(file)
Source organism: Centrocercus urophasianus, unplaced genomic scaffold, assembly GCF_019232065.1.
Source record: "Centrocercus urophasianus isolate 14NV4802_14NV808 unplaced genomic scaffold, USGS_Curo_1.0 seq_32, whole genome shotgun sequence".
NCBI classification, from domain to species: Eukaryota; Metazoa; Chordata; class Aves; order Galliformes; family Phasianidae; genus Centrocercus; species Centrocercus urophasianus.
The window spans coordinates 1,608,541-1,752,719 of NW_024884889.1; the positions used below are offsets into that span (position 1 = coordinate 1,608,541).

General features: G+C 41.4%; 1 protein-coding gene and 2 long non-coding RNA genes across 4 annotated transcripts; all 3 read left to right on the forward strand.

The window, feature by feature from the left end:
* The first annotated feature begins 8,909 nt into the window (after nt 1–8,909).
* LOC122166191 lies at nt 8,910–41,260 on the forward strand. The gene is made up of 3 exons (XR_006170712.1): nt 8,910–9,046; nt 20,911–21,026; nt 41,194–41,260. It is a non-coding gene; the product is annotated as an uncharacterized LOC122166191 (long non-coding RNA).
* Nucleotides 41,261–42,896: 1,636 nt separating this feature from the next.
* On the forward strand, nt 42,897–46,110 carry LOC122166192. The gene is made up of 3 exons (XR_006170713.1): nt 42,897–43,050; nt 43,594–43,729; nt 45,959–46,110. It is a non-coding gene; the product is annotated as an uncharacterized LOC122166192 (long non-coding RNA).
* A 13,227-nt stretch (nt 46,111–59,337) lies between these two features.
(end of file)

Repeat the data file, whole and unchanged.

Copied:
Source organism: Centrocercus urophasianus, unplaced genomic scaffold, assembly GCF_019232065.1.
Source record: "Centrocercus urophasianus isolate 14NV4802_14NV808 unplaced genomic scaffold, USGS_Curo_1.0 seq_32, whole genome shotgun sequence".
NCBI classification, from domain to species: Eukaryota; Metazoa; Chordata; class Aves; order Galliformes; family Phasianidae; genus Centrocercus; species Centrocercus urophasianus.
The window spans coordinates 1,608,541-1,752,719 of NW_024884889.1; the positions used below are offsets into that span (position 1 = coordinate 1,608,541).

General features: G+C 41.4%; 1 protein-coding gene and 2 long non-coding RNA genes across 4 annotated transcripts; all 3 read left to right on the forward strand.

The window, feature by feature from the left end:
* The first annotated feature begins 8,909 nt into the window (after nt 1–8,909).
* LOC122166191 lies at nt 8,910–41,260 on the forward strand. The gene is made up of 3 exons (XR_006170712.1): nt 8,910–9,046; nt 20,911–21,026; nt 41,194–41,260. It is a non-coding gene; the product is annotated as an uncharacterized LOC122166191 (long non-coding RNA).
* Nucleotides 41,261–42,896: 1,636 nt separating this feature from the next.
* On the forward strand, nt 42,897–46,110 carry LOC122166192. The gene is made up of 3 exons (XR_006170713.1): nt 42,897–43,050; nt 43,594–43,729; nt 45,959–46,110. It is a non-coding gene; the product is annotated as an uncharacterized LOC122166192 (long non-coding RNA).
* A 13,227-nt stretch (nt 46,111–59,337) lies between these two features.